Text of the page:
This raises two important and interrelated points:
ONE. If a church’s god is the only God, perfect, almighty, all-wise and most holy, sovereign, loving, gracious, merciful, long-suffering, abounding in truth and goodness, the rewarder of those who seek him and the judge of all who don’t (I’m referencing the 2nd London Baptist Confession, 2.1) and if you know this God through faith in Jesus Christ then YES, absolutely, you have a reason to bring Him the corporate worship He has commanded and to fellowship together with other believers. Nothing, not persecution, or want or pandemic will stop you from doing this. If this is NOT the case, then naturally why would you gather to worship a God who you think is not really real or worthy, or immanent or knowable or known by you?
TWO. If a church, made up of redeemed or purchased people—bought by the blood of the lamb—has been commanded by their Saviour to publish Good News to all people, a message of repentance and transformation, to glorify Him in all they do, a life lived in gratitude to their King, then YES we have a purpose to exist for we have a Great Commission to fulfil and God to glorify. If this is NOT the case, if church is only a social club or a good works hobby, couldn’t I spend my time better somewhere else?
IF you answered yes to the above questions but are still not gathering and labouring as part of your local church, then appeal to your church leadership, grant leave to gather with a small handful in your home or outside, or temporarily worship with another church.
IF you are still watching the live-stream from home and not personally and physically worshipping and serving and don’t have a legitimate health risk (i.e. you’re going to the grocery store, shopping, eating out and visiting family but not participating in your church) then it is time to lay down your excuses and do so. Live-streaming is a great outreach and it was and can be a short-term substitute, but it is a long-term compromise from the real thing; don’t grow comfortable with it.
Among many other things Covid-19 is affecting on the church and spiritual landscape of our land is the separation from the wheat and the chaff; with some churches being pruned and others experiencing growth. The churches that will continue post-Covid will have these two things in common: a reason to meet and a purpose to exist.
Though our ultimate citizenship is in heaven, Christians ought to pray for their earthly country, its leaders, and ultimately its salvation. Did you know Canada used to be a Christian country, though now a conservative estimate is that only 3-4% are born again. In fact at the turn of the last century Ontario was one of the most Christianized lands in the world! Though there is cause to hope for brighter days, as it was Canada day this week it is relevant to look back to our Christian heritage as an encouragement to look forward.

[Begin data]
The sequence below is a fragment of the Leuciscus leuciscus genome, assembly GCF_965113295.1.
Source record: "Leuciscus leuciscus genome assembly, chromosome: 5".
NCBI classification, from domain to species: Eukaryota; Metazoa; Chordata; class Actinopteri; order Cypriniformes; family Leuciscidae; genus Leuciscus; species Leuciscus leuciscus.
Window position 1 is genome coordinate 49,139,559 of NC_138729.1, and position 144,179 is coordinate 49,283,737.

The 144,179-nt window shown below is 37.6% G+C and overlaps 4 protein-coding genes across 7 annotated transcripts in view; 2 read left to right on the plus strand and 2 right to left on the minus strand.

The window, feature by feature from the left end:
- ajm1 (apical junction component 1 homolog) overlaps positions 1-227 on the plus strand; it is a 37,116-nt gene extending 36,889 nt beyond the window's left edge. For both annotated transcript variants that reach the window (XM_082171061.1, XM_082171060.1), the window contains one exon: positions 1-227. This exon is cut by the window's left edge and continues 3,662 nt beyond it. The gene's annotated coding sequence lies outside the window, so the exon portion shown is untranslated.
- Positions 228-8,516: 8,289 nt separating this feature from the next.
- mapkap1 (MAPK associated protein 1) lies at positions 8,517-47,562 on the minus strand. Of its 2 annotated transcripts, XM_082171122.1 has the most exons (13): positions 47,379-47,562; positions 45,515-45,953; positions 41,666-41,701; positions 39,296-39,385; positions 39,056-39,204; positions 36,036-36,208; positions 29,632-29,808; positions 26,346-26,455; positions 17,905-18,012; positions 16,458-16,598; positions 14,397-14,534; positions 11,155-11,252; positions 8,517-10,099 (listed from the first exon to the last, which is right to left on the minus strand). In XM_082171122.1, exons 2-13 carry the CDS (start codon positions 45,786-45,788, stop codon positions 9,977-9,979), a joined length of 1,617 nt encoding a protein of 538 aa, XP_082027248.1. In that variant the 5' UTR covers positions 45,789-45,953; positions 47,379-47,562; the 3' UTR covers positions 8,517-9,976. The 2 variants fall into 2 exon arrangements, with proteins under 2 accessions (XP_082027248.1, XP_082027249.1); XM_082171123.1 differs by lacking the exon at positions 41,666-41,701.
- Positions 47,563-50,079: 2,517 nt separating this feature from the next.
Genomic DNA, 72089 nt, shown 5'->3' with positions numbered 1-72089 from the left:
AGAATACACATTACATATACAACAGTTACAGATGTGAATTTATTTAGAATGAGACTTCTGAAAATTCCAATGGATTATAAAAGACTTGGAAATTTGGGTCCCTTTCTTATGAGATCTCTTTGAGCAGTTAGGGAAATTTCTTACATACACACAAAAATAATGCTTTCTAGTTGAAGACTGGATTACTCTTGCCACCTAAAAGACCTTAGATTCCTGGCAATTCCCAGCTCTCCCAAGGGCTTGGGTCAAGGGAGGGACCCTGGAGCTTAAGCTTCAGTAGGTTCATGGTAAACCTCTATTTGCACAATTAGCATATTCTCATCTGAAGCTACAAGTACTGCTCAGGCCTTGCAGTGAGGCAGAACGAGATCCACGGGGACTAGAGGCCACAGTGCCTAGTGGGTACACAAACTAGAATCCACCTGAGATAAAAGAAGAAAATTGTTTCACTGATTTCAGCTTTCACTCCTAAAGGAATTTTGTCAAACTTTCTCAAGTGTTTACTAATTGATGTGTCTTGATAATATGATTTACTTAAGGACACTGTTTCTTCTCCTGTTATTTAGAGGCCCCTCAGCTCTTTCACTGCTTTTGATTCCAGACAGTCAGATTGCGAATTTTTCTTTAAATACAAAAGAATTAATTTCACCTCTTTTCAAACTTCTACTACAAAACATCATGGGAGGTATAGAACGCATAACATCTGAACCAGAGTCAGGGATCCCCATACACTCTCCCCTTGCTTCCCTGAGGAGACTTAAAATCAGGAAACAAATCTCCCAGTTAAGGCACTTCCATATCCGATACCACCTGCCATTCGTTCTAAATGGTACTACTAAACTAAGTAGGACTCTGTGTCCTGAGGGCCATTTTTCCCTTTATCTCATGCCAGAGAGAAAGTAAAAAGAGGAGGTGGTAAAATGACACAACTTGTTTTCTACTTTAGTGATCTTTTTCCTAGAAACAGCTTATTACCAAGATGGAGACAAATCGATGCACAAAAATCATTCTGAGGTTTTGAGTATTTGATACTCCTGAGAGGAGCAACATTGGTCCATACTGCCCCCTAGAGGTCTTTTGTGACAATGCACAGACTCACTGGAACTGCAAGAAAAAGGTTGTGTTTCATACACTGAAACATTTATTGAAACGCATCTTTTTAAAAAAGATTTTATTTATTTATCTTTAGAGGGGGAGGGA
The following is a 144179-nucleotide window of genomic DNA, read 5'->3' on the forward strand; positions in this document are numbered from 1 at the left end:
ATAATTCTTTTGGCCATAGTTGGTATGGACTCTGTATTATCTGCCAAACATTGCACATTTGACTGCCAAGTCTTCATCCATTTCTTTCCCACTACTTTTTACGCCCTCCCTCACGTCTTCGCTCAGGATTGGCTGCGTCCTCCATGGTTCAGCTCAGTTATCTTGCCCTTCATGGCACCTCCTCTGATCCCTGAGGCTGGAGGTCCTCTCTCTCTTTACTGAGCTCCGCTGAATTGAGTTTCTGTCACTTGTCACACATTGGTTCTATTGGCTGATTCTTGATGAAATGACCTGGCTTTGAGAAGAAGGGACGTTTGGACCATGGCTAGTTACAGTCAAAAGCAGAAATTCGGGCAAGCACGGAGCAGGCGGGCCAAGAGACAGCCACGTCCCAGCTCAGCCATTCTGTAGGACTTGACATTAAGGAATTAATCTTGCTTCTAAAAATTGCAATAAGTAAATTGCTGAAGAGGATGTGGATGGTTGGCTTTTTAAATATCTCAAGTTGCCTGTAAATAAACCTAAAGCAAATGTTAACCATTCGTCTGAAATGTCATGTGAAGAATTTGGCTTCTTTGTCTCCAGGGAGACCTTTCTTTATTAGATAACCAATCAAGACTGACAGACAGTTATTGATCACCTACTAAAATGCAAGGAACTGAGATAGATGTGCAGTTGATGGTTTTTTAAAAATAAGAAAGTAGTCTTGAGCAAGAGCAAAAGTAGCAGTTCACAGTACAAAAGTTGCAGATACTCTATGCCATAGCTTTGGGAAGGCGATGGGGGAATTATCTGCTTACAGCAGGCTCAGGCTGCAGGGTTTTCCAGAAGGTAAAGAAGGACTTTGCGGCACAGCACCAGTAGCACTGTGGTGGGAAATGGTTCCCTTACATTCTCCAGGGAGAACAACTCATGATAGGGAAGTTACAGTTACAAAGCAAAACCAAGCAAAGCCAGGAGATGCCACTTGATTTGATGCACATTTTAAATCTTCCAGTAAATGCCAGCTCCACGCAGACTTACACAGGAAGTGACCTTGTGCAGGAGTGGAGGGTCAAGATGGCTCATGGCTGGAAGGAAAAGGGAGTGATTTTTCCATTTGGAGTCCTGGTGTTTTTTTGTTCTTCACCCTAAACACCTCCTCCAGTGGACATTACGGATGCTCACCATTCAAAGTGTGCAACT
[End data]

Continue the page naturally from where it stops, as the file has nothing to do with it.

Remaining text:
Here are just three marks of our Christian past (point people to these when doing evangelism):
-Our coat of arms. Did you know the Latin saying on our coat of arms is taken from Ps 72:8 and expressed the Christian vision for Canada: Et dominabitur a mari usque ad mare, et a flumine usque ad terminos terrae or "He shall have dominion also from sea to sea, and from the river unto the ends of the earth." And don’t forget the cross at the top of her majesty’s crown!
-Our national anthem. Originally part of a larger Christian hymn, one line says it best: God keep our land glorious and free. It is God we need to look for to keep us glorious and free, a freedom and blessing which comes from faithfulness to the Gospel.
- Our Charter: While many forget this or dismiss this all together, the defining line of our Charter comes at the very beginning: Whereas Canada is founded upon principles that recognize the supremacy of God and the rule of law.
Sadly today we can only beg God’s mercy (“Righteousness exalts a nation, but sin is a reproach to any people.” Pr 14:34). Any hope of future blessing can only be found in the Gospel re-reaching our land. Not that Canada would look the same in the past if this were so in the future, but we need to point people back to the founding person of Jesus Christ if we are to remain glorious and free: “ask for the ancient paths, where the good way is; and walk in it, and find rest for your souls.” (Jer 6:16)
Imagine the scene:
Houses were empty.
A certain book had disappeared off of the bookshelves in shops and online inventories.
Sales of certain illicit substances and content had plummeted forcing companies to close.
Where had all the people gone? What with these mysteries?
Imagine they had all flocked to local faithful Gospel churches! Why? Because they’d heard that Jesus was coming. What began as possibly even a fear of judgement, turned to a genuine fear of the Lord and remorse for their sins, and through faith in the Gospel, their mourning had turned to an eternal joy, and they waited.
Matthew 24:44 says, “Therefore you also must be ready, for the Son of Man is coming at an hour you do not expect.”
Not to trivialize our present crisis, but it is ironic that there is a far greater crisis that is pending—the Second Coming of Jesus Christ—and yet people shrug it off. Yet, tell the world that Covid-19 is coming and people rush to get supplies and self-isolate and close borders so that they are ready if/when it comes.
During a plague in Cyprian’s day (c.252, Bishop of Carthage) he thought Jesus’ return was imminent. Plagues have come and plagues have gone and so it would be hasty to say that our present disease was any different than those of the past as a signal of the Lord’s return, however, it ought to be a reminder to us to be ready, that there is an even greater arrival to be ready for and it is not Covid-19 (as ready as we need to be for that), but the coming of Christ from glory to “judge the living and the dead.”